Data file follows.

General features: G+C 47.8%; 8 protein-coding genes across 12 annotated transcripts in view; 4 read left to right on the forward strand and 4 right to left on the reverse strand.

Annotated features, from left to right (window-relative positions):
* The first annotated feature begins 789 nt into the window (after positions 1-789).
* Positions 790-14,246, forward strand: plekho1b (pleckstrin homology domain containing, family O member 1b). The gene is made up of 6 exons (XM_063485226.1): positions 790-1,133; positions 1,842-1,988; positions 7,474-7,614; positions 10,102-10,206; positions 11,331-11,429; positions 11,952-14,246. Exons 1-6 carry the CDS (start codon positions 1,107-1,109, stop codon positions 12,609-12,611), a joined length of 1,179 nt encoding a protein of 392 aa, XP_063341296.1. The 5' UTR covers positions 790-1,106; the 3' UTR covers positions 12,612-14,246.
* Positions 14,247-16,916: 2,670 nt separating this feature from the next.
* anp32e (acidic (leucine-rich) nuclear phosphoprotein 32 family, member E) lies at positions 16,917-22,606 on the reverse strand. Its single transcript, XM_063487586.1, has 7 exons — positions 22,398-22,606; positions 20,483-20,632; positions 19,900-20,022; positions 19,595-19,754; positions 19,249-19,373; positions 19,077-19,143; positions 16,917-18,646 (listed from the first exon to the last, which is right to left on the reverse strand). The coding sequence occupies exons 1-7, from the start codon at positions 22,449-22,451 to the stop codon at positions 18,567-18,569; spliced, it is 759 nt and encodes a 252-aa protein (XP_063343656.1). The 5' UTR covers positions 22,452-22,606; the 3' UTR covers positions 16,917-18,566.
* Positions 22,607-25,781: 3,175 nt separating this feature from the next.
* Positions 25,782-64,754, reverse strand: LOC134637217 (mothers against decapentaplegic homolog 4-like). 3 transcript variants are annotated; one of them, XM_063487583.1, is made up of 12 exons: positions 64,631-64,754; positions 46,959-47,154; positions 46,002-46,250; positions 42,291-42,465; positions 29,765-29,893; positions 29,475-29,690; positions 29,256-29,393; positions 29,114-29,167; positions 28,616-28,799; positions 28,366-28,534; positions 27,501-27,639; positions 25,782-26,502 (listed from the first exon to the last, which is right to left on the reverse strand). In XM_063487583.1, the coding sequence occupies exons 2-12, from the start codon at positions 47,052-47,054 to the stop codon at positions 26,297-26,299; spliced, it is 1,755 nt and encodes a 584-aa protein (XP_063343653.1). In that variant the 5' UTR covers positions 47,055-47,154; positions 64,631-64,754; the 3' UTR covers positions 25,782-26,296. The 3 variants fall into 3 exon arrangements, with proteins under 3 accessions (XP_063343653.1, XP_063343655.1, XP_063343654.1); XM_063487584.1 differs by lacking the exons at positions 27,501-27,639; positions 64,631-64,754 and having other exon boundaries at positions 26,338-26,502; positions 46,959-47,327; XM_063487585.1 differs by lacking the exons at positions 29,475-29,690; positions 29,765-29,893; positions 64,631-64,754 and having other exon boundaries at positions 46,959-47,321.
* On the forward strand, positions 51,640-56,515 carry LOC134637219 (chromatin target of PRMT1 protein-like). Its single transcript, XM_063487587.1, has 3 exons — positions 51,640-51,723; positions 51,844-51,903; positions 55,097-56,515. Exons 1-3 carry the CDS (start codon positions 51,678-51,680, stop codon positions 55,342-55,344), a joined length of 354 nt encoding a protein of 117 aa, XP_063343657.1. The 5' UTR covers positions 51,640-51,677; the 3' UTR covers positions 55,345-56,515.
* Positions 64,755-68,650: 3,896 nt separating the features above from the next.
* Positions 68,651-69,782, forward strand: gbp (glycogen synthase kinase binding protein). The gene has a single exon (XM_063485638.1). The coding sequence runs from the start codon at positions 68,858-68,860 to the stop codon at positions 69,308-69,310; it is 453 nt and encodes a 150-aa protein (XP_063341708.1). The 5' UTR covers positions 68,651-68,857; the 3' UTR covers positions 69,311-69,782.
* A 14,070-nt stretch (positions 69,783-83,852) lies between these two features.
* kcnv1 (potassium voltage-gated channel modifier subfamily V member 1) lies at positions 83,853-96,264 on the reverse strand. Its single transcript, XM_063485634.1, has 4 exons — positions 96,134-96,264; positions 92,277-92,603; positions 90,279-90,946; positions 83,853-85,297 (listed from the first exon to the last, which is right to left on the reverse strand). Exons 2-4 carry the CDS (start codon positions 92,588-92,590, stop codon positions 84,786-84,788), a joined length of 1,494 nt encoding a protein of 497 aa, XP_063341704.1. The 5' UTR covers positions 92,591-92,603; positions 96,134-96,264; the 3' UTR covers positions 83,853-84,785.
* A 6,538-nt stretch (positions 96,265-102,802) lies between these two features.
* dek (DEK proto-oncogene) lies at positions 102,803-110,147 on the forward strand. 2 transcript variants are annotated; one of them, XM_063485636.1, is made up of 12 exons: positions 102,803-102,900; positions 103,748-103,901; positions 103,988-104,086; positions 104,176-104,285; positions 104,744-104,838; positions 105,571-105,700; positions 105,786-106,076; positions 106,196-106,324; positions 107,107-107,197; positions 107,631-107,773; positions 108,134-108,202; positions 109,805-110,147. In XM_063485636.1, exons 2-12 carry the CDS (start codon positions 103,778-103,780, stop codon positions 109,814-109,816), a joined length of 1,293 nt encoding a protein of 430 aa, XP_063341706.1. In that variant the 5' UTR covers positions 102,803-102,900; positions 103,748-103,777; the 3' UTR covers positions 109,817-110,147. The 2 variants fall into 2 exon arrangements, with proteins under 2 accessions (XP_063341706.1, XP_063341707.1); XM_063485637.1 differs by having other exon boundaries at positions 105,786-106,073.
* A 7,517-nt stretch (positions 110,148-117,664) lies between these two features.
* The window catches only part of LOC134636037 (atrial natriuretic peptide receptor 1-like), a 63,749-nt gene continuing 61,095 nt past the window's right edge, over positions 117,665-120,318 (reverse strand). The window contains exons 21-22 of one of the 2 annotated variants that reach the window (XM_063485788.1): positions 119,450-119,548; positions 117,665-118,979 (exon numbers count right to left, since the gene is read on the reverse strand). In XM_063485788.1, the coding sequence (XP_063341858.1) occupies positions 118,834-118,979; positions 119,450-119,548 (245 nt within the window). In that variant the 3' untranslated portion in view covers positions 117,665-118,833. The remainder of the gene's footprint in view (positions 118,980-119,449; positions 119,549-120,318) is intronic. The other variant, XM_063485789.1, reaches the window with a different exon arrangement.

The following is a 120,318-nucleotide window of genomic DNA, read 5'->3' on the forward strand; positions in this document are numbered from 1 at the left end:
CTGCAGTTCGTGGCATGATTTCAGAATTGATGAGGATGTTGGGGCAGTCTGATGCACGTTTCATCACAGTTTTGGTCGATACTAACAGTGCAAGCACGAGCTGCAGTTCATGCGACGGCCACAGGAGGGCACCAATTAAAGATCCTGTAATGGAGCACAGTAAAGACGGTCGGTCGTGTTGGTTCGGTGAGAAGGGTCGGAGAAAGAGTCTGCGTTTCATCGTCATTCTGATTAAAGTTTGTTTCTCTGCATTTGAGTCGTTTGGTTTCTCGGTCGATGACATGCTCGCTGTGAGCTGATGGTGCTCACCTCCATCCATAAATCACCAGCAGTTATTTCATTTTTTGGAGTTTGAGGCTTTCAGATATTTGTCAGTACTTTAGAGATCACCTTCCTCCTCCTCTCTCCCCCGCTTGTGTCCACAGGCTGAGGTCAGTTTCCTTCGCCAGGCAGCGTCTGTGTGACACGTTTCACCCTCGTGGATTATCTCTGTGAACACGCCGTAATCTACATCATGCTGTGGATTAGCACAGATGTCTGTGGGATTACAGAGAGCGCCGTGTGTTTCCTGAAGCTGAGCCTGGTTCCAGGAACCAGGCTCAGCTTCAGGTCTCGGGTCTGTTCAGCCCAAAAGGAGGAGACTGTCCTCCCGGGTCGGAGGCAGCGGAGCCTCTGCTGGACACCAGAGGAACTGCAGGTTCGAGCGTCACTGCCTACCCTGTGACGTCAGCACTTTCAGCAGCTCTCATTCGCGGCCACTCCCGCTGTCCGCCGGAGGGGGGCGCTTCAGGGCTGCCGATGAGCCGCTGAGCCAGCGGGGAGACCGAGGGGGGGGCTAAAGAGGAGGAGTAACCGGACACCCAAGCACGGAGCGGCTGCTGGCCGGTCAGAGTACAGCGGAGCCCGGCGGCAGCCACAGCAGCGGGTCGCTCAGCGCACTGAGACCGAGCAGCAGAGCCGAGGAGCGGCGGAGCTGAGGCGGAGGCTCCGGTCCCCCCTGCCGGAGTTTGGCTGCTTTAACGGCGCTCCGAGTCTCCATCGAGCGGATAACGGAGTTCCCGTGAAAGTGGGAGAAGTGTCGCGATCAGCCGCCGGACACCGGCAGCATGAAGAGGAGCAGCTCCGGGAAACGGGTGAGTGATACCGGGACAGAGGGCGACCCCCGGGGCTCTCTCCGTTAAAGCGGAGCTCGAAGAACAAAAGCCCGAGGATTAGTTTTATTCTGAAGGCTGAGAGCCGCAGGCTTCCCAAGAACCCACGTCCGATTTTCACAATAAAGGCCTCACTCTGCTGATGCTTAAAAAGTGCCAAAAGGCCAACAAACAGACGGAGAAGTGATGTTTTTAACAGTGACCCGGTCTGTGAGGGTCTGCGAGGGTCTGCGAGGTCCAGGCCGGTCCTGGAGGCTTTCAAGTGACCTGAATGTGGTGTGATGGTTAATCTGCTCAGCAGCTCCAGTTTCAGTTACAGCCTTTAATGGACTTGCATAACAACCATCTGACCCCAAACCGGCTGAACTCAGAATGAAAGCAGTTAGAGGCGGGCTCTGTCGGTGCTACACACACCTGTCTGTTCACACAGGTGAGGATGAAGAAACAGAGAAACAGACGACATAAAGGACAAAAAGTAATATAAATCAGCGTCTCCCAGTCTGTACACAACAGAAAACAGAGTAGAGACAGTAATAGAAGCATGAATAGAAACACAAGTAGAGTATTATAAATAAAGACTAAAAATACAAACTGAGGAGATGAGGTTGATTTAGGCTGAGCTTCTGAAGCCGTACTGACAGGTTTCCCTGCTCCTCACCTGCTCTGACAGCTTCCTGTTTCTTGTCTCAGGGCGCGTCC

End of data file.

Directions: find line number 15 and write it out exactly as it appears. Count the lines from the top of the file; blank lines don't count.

* dek (DEK proto-oncogene) lies at positions 102,803-110,147 on the forward strand. 2 transcript variants are annotated; one of them, XM_063485636.1, is made up of 12 exons: positions 102,803-102,900; positions 103,748-103,901; positions 103,988-104,086; positions 104,176-104,285; positions 104,744-104,838; positions 105,571-105,700; positions 105,786-106,076; positions 106,196-106,324; positions 107,107-107,197; positions 107,631-107,773; positions 108,134-108,202; positions 109,805-110,147. In XM_063485636.1, exons 2-12 carry the CDS (start codon positions 103,778-103,780, stop codon positions 109,814-109,816), a joined length of 1,293 nt encoding a protein of 430 aa, XP_063341706.1. In that variant the 5' UTR covers positions 102,803-102,900; positions 103,748-103,777; the 3' UTR covers positions 109,817-110,147. The 2 variants fall into 2 exon arrangements, with proteins under 2 accessions (XP_063341706.1, XP_063341707.1); XM_063485637.1 differs by having other exon boundaries at positions 105,786-106,073.